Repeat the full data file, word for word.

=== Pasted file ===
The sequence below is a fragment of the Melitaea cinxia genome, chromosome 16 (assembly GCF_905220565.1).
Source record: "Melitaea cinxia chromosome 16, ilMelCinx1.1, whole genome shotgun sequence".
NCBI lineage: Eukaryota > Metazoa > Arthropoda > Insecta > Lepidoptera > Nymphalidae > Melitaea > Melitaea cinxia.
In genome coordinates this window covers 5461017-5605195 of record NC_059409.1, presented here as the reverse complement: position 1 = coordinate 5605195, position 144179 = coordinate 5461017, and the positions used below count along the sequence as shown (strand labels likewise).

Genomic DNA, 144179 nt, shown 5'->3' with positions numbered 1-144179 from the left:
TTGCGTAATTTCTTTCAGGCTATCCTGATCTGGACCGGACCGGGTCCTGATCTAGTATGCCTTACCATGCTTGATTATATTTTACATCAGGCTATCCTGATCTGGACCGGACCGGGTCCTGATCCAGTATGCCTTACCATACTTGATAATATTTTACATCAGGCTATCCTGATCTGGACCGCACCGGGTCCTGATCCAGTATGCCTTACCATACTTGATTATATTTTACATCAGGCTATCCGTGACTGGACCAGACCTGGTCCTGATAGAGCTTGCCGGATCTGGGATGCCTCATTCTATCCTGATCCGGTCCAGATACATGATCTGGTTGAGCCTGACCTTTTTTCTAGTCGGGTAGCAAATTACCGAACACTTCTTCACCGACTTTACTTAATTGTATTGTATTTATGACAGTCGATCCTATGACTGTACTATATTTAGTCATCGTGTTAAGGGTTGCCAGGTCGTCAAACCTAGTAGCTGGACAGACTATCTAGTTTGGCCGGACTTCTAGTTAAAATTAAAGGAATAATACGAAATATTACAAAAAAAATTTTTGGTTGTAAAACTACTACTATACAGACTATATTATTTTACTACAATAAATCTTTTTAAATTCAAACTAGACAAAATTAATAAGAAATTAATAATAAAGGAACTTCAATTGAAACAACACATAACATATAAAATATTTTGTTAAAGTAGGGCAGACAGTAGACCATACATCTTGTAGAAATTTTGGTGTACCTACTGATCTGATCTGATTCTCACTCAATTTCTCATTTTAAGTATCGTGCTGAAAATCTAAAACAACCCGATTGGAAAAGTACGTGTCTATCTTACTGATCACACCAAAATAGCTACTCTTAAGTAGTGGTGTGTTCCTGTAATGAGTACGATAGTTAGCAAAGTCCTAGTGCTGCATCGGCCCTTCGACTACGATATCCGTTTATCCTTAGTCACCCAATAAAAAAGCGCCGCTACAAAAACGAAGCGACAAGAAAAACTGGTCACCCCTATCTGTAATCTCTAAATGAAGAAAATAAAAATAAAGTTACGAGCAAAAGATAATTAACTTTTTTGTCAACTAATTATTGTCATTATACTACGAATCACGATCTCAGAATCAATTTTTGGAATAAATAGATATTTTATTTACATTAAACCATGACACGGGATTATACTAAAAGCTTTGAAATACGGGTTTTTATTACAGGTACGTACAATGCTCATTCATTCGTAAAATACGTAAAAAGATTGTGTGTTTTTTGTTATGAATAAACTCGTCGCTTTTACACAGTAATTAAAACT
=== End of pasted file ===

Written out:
The sequence below is a fragment of the Melitaea cinxia genome, chromosome 16 (assembly GCF_905220565.1).
Source record: "Melitaea cinxia chromosome 16, ilMelCinx1.1, whole genome shotgun sequence".
NCBI lineage: Eukaryota > Metazoa > Arthropoda > Insecta > Lepidoptera > Nymphalidae > Melitaea > Melitaea cinxia.
In genome coordinates this window covers 5461017-5605195 of record NC_059409.1, presented here as the reverse complement: position 1 = coordinate 5605195, position 144179 = coordinate 5461017, and the positions used below count along the sequence as shown (strand labels likewise).

Genomic DNA, 144179 nt, shown 5'->3' with positions numbered 1-144179 from the left:
TTGCGTAATTTCTTTCAGGCTATCCTGATCTGGACCGGACCGGGTCCTGATCTAGTATGCCTTACCATGCTTGATTATATTTTACATCAGGCTATCCTGATCTGGACCGGACCGGGTCCTGATCCAGTATGCCTTACCATACTTGATAATATTTTACATCAGGCTATCCTGATCTGGACCGCACCGGGTCCTGATCCAGTATGCCTTACCATACTTGATTATATTTTACATCAGGCTATCCGTGACTGGACCAGACCTGGTCCTGATAGAGCTTGCCGGATCTGGGATGCCTCATTCTATCCTGATCCGGTCCAGATACATGATCTGGTTGAGCCTGACCTTTTTTCTAGTCGGGTAGCAAATTACCGAACACTTCTTCACCGACTTTACTTAATTGTATTGTATTTATGACAGTCGATCCTATGACTGTACTATATTTAGTCATCGTGTTAAGGGTTGCCAGGTCGTCAAACCTAGTAGCTGGACAGACTATCTAGTTTGGCCGGACTTCTAGTTAAAATTAAAGGAATAATACGAAATATTACAAAAAAAATTTTTGGTTGTAAAACTACTACTATACAGACTATATTATTTTACTACAATAAATCTTTTTAAATTCAAACTAGACAAAATTAATAAGAAATTAATAATAAAGGAACTTCAATTGAAACAACACATAACATATAAAATATTTTGTTAAAGTAGGGCAGACAGTAGACCATACATCTTGTAGAAATTTTGGTGTACCTACTGATCTGATCTGATTCTCACTCAATTTCTCATTTTAAGTATCGTGCTGAAAATCTAAAACAACCCGATTGGAAAAGTACGTGTCTATCTTACTGATCACACCAAAATAGCTACTCTTAAGTAGTGGTGTGTTCCTGTAATGAGTACGATAGTTAGCAAAGTCCTAGTGCTGCATCGGCCCTTCGACTACGATATCCGTTTATCCTTAGTCACCCAATAAAAAAGCGCCGCTACAAAAACGAAGCGACAAGAAAAACTGGTCACCCCTATCTGTAATCTCTAAATGAAGAAAATAAAAATAAAGTTACGAGCAAAAGATAATTAACTTTTTTGTCAACTAATTATTGTCATTATACTACGAATCACGATCTCAGAATCAATTTTTGGAATAAATAGATATTTTATTTACATTAAACCATGACACGGGATTATACTAAAAGCTTTGAAATACGGGTTTTTATTACAGGTACGTACAATGCTCATTCATTCGTAAAATACGTAAAAAGATTGTGTGTTTTTTGTTATGAATAAACTCGTCGCTTTTACACAGTAATTAAAACT